Okay, so maybe I care a little, but that’s just because it’s not cool. Kiss me, flirt with Paul—even if he was the one doing most of the flirting.
Does she not know how hard it was for me to pull the plug on what we were doing? How much I wanted to touch her everywhere? How kissing her felt different than kissing any other girl, but I put a stop to things because I know it’s not what’s best for her. Or me.
I’m thinking I deserve a medal or something. I would have rather got run over by Mary than step away, but I did. Because I knew it was the smart thing.
Which means it’s definitely a good thing I stopped. I enjoyed it way too much. I started to like her, and that freaks me out. Not a manly thing to admit, I know, but I can’t imagine being broken the way Dad was. The way he is.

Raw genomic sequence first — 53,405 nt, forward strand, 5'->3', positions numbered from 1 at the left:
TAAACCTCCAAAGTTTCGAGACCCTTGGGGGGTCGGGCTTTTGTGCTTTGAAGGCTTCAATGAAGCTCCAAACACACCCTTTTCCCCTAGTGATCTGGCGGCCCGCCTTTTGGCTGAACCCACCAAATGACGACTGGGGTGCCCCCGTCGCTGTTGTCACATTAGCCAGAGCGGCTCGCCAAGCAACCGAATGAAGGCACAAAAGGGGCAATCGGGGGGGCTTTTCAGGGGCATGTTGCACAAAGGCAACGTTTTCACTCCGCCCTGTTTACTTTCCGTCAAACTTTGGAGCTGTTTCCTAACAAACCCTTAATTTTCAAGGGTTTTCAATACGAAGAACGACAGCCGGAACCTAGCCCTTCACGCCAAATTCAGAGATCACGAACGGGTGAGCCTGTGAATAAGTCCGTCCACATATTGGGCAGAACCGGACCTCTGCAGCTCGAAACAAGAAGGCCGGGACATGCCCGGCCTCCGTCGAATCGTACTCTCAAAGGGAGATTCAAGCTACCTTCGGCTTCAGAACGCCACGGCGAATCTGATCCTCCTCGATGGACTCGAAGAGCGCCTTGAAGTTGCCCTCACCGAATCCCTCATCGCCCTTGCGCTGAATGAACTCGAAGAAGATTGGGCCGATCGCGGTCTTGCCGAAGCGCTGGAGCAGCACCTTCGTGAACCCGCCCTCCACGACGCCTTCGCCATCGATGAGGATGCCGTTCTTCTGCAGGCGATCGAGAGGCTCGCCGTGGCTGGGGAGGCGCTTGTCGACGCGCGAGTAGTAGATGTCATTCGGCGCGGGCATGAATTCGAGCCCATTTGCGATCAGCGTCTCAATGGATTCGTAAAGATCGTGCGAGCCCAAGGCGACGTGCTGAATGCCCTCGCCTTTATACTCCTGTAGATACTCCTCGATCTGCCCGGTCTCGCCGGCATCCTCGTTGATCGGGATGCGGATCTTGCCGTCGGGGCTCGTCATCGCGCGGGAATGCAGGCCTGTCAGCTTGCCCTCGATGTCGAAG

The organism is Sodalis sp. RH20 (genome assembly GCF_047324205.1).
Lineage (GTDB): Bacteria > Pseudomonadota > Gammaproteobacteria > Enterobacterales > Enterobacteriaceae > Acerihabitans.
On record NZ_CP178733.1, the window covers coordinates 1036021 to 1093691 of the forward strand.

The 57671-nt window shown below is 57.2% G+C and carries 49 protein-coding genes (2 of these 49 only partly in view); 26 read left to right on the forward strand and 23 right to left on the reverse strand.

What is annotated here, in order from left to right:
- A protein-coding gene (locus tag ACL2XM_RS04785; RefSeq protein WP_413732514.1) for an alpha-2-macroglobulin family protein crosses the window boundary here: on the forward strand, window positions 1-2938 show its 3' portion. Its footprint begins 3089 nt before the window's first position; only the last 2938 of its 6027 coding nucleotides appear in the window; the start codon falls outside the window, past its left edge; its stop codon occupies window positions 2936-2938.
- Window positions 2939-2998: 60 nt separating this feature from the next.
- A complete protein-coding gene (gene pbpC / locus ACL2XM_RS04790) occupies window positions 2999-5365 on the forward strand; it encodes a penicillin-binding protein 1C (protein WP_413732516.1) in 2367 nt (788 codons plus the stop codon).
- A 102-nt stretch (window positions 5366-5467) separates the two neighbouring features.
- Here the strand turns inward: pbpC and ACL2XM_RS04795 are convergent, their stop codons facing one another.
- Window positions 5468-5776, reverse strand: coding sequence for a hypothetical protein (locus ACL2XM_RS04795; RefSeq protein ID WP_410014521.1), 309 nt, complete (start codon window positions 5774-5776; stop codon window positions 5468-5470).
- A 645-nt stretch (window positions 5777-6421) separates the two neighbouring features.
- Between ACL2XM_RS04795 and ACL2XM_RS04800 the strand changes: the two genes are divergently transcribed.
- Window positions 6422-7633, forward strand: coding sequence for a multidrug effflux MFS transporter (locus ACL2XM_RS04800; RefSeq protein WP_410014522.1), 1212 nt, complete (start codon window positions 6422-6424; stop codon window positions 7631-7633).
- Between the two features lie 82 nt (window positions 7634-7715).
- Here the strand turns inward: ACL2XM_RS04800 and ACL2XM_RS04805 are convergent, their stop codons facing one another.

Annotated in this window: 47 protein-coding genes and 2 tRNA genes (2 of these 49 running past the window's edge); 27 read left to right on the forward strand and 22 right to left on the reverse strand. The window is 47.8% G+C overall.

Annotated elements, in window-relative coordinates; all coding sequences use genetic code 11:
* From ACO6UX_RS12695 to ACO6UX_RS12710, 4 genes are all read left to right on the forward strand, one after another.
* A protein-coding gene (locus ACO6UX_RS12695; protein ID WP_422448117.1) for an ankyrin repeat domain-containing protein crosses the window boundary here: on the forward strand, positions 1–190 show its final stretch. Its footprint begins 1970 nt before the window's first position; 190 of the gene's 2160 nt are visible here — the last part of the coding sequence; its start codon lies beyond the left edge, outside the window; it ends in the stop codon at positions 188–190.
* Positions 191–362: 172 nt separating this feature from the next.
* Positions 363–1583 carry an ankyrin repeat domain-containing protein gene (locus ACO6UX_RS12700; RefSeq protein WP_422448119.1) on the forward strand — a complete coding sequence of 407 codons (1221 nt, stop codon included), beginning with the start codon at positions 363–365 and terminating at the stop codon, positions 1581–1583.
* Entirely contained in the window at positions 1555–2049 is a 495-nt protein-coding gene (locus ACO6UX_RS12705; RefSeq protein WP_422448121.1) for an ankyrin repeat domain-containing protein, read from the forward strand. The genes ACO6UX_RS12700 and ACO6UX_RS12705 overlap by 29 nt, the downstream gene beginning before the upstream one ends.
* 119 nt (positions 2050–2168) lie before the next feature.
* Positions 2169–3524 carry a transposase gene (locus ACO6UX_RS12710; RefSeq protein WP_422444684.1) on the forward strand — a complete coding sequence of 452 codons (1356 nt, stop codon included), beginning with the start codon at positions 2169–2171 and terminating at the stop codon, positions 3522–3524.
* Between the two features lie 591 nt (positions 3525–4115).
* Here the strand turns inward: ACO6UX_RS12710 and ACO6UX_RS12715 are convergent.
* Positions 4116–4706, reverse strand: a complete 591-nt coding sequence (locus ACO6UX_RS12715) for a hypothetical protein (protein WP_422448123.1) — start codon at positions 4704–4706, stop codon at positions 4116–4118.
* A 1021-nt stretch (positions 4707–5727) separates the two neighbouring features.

I can’t stop thinking about how bad he lost it, and as cool as Lora is, there’s a part of me who thinks she’ll do the same thing to Derrick. What if he wakes up one day, and she’s gone, leaving him feeling just as abandoned as Dad did—as I do.
No, thank you. I don’t get why people set themselves up to risk that kind of disappointment.
The couch shifts when Paul bounces one cushion away from me. I’d totally forgot he was coming over. “You know I don’t really like your girl, right? I’m just giving you shit.”
My head whips around so I’m looking at him. “Ziah’s not my girl.”
Paul shakes his head, suddenly all mature and all knowing. “You’ve been weird. You okay?”